Posted in: Feminism, Afghanistan, World Events, Islam
Published on Dec 10, 2021 by Phyllis Chesler
Winter Presents New, Dire Challenges for Afghanistan's Women
A harsh winter has descended upon Afghanistan. Everyone who is still there is now trapped, in hiding, and cold, very cold.
One woman asks us for "a safer house due to multiple threats by the Taliban." Another woman needs "medication for high blood pressure and diabetes." A third requests "winter clothing, blankets and food." A fourth woman wants "insulin for her brother," and a fifth needs "headache medication and a doctor's visit for her father who was shot in the head by the Taliban."
These requests have just come in from all over Afghanistan via encrypted apps.
Raging war zones and humanitarian disasters tend to bring out the best in humanity as well as the worst. Some people become engaged in order to profit from the disaster while, at the same time, positioning themselves as heroes. Others quietly do the dangerous, decent, and heroic work of rescuing, evacuating, sheltering, or feeding, the vulnerable and the targeted.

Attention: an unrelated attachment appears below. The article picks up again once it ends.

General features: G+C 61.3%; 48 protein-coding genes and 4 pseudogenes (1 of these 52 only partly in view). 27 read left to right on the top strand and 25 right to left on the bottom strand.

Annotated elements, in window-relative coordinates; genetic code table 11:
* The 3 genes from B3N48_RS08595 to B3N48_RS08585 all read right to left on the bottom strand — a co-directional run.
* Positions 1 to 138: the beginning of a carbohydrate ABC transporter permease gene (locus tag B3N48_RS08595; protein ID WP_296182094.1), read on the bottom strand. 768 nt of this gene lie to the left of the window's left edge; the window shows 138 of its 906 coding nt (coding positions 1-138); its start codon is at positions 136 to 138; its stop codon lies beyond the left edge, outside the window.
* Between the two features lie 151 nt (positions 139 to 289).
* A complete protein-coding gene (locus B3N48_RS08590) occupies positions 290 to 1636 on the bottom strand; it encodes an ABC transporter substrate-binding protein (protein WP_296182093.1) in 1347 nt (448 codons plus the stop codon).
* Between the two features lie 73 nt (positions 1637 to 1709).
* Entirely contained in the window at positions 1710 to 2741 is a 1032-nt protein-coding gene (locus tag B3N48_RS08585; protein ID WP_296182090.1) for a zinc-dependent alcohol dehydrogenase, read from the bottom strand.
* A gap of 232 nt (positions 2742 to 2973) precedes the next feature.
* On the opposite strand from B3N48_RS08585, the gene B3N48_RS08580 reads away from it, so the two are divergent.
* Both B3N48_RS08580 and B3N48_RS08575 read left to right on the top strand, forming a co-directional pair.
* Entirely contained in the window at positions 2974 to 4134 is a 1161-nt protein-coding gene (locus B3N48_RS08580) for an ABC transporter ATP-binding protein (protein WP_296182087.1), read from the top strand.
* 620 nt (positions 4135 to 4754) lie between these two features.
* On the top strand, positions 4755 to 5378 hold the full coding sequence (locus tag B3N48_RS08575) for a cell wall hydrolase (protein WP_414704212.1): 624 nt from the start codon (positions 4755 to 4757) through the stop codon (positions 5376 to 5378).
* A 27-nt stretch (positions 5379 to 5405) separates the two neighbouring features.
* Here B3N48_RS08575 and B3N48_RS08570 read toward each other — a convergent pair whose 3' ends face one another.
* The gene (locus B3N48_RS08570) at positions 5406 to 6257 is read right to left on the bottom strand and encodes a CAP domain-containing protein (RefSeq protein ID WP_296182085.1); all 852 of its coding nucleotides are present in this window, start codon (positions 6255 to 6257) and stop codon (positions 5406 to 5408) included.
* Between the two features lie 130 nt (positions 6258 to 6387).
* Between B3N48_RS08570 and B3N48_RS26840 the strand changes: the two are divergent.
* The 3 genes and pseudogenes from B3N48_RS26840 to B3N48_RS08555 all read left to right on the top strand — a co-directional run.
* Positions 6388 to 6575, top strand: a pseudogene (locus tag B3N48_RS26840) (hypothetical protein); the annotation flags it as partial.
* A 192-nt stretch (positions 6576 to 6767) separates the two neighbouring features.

For the last five and half months I have been part of a feminist "digital Dunkirk" that has been evacuating Afghan feminists and dissidents. I have raised funds and written multiple articles. Many evacuated Afghan refugees now languish unhappily in camps in the Middle East and in the West, or in temporary apartments or small houses all over Europe. Our team has evacuated hundreds, perhaps even thousands of endangered Afghan feminists, dissidents, gays, and their families.
However, our priorities had to change.
Some of us have expanded our mission from evacuation to helping people survive. We are working with those who are delivering food, medicine, blankets, warmer winter clothing, and arranging for physician home visits. I cannot name all the heroes, because it would put some of them at risk, but I can name some.